Wednesday, January 21, 2009

Gut Microbes Shift with Obesity, Upended by Gastric Bypass

Gut Microbes Shift with Obesity, Upended by Gastric Bypass

NEW YORK (GenomeWeb News) – The microbes living in our guts are linked — and could potentially contribute — to our weight. And these microbial communities are overhauled following gastric bypass surgery-assisted weight loss, according to a new study scheduled to appear online this week in the Proceedings of the National Academy of Sciences.

Using a combination of Sanger and Roche 454 sequencing technology, a team of researchers from Arizona State University, Arizona's Mayo Clinic, and the University of Arizona assessed the gut microbes of nine individuals who were either normal weight, obese, or had lost weight following Roux-en-Y gastric bypass surgery.

The team found that gastric bypass surgery was linked to a dramatic shift in individuals' gut microbes. They also detected an intriguing pattern in the microbial community within obese subjects: these individuals harbored a combination of hydrogen-producing and -consuming microbes that researchers say may ramp up the amount of energy harvested from their food.

By understanding such shifts, the team hopes to come up with new obesity treatments as well as markers to predict who is at risk of becoming obese.

Roughly four million Americans are affected by obesity and about 300,000 die from obesity-related conditions annually. Although increased food energy intake and a lack of physical activity are partly to blame, the authors noted, systems governing the body's energy balance could also be a factor.

Roux-en-Y and other bariatric surgeries are the most effective obesity treatments available to date. By bypassing part of the stomach and small intestine, the surgery limits the amount and type of food an individual can eat.

Such procedures are associated with a certain degree of nutrient malabsorption, changes in stomach acid exposure, and other gastrointestinal changes that could potentially alter the gut microbial community.

In an effort to understand these changes, the researchers used a combination of Sanger and Roche 454 sequencing to amplify and sequence microbial 16S sequences from stool samples taken from nine adults: three who were normal weight, three who were classified as morbidly obese, and three who had undergone gastric bypass surgery between eight and 15 months prior to the study.

Using massively parallel sequencing on the V6 hypervariable region of the 16S rRNA gene, the team generated 184,094 high-quality reads — an average of 20,455 reads per individual tested. These reads represented sequence from between 419 and 575 phylotypes.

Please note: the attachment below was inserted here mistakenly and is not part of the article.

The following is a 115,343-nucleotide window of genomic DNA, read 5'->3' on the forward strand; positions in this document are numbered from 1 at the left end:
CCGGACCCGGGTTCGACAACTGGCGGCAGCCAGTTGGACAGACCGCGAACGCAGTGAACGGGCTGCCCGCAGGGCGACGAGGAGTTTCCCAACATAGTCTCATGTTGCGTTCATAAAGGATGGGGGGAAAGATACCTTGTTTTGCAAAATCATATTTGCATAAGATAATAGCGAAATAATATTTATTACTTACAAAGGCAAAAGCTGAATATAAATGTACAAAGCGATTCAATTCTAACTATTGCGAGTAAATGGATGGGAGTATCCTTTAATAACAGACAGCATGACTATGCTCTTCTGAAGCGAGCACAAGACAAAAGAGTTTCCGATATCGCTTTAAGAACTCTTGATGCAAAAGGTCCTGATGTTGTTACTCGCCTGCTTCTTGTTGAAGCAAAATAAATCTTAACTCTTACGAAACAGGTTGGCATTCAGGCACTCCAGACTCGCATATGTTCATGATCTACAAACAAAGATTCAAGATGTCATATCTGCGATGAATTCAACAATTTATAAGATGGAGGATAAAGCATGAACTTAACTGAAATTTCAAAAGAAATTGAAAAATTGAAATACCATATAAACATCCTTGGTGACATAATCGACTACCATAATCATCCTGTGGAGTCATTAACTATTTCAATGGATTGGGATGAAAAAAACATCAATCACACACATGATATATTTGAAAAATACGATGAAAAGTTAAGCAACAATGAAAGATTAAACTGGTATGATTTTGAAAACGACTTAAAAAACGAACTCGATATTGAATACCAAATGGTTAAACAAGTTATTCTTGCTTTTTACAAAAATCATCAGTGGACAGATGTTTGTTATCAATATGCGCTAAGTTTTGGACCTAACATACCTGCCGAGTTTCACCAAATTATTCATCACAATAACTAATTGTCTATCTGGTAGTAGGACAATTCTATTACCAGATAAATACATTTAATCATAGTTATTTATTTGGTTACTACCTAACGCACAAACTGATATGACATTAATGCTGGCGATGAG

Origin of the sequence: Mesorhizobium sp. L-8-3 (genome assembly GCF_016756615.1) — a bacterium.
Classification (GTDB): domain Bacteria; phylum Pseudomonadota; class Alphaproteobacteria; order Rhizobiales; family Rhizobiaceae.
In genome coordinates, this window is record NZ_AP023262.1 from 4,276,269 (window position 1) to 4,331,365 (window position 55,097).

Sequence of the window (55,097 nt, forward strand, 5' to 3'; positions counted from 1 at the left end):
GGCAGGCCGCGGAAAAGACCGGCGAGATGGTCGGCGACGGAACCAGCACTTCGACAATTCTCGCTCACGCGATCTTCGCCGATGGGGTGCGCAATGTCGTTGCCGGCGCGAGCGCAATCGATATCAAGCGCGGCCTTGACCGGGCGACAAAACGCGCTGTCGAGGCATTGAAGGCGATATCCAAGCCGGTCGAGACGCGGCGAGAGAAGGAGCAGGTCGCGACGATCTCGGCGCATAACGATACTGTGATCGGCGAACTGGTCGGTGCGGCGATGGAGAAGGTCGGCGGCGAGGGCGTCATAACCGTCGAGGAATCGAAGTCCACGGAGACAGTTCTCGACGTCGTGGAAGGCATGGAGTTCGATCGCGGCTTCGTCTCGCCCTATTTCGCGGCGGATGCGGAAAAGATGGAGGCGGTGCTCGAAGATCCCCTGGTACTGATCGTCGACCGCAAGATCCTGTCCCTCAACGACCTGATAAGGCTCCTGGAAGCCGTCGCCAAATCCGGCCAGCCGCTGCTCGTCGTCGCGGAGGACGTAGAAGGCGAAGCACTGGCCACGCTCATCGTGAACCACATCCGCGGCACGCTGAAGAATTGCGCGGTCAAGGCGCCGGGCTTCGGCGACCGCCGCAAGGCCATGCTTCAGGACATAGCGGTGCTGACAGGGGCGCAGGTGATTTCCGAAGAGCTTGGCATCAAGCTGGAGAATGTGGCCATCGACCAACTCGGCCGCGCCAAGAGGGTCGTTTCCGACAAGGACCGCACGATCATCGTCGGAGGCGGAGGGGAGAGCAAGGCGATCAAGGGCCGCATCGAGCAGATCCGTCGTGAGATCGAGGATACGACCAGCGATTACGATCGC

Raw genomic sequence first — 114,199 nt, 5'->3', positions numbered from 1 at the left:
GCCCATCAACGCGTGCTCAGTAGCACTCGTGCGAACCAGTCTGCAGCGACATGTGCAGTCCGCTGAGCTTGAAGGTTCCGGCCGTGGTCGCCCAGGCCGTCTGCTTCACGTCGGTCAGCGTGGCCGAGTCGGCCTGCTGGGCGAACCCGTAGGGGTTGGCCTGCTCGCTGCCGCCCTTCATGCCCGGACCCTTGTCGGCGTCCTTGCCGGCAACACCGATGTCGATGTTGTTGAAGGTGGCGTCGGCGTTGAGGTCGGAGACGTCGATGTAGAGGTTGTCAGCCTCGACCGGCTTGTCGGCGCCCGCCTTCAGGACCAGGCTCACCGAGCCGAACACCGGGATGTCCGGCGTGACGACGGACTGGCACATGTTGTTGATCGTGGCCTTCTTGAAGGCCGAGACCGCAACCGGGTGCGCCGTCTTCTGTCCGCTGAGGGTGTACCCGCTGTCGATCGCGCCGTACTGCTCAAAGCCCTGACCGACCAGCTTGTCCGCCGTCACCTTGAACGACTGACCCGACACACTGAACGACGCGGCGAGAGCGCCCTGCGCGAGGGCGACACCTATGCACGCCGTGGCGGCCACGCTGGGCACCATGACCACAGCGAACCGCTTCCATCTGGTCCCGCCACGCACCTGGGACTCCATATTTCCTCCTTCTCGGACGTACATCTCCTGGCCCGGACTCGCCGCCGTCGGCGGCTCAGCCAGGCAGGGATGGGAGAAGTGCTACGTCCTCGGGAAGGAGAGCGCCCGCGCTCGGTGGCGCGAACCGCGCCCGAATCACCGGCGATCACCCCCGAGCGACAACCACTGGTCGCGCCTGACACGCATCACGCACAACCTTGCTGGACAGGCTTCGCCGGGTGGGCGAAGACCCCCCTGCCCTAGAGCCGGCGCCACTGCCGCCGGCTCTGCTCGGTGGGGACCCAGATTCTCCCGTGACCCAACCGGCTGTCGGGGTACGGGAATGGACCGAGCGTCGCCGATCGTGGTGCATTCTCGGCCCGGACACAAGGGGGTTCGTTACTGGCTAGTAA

Despite the diverse microbial communities and inter-personal differences within each trio of individuals, the researchers found groups of microbes that clustered together depending on weight or bypass surgery.

Whereas Firmicutes were the most common type of bacteria in normal weight and morbidly obese individuals, Gammaproteobacteria were dominant in the guts of those who'd had gastric bypass. These individuals also had more Enterobacteriaceae and Fusobacteriaceae and fewer bacteria from the order Clostridia.

"The large bacterial population shift seen in the post-gastric-bypass individuals may reflect the double impact of the gut alteration caused by the surgical procedure and the consequent changes in food ingestion and digestion," the authors wrote.

Because patients who've had gastric bypass surgery have a shorter gastrointestinal tract, lead author Husen Zhang, a post-doctoral researcher at ASU's Biodesign Institute, told GenomeWeb Daily News, they also have a higher concentration of oxygen in their gut. Not surprisingly then, he said the team found more facultative anaerobes — microbes that are capable of using oxygen — in that the guts of those who'd had the surgery.

Still, the researchers cautioned, more research is needed to determine the implications of this new microbial consortium. "The drastic change may or may not reflect a deficiency in beneficial microbes," Zhang said. "Maybe these patients need some kind of supplement."

The team also detected differences in the microbes found in the guts of the morbidly obese. While individuals from the normal weight and gastric bypass groups carried hordes of bacteria from the Verrucomicrobia phylum, for example, obese individuals did not. Instead, obese individuals often carried bacteria from the Prevotellaceae, a type of Bacteroidetes.

Both sequencing and quantitative real-time PCR indicated that the three obese subjects tested also carried microbes that produce or use hydrogen — including hydrogen-producing bacteria from the Prevotellaceae family and hydrogen-consuming Archaea.

Based on these results, the researchers speculated that there is teamwork taking place between the bacteria and archaea living in the guts of the obese. And, Zhang said, he and his team suspect that this cooperation may increase the amount of energy that obese individuals extract from food.

The researchers don't know yet whether this microbial community causes — or is a consequence of — obesity, senior author Rosa Krajmalnik-Brown, a researcher at ASU's Biodesign Institute, told GenomeWeb. But if the team can verify that gut microbes contribute to weight problems, she said, it may be possible to develop new microbe-based obesity treatments.

And although physicians and researchers don't need a marker for morbid obesity itself, Krajmalnik-Brown added, the archaeal-bacterial community associated with obesity may eventually help to distinguish individuals who are at increased risk of becoming obese.

Next, the team plans to do similar studies in larger groups of individuals over time, to determine, for example, how gut microbes vary during weight-loss programs or before and after bypass surgery.

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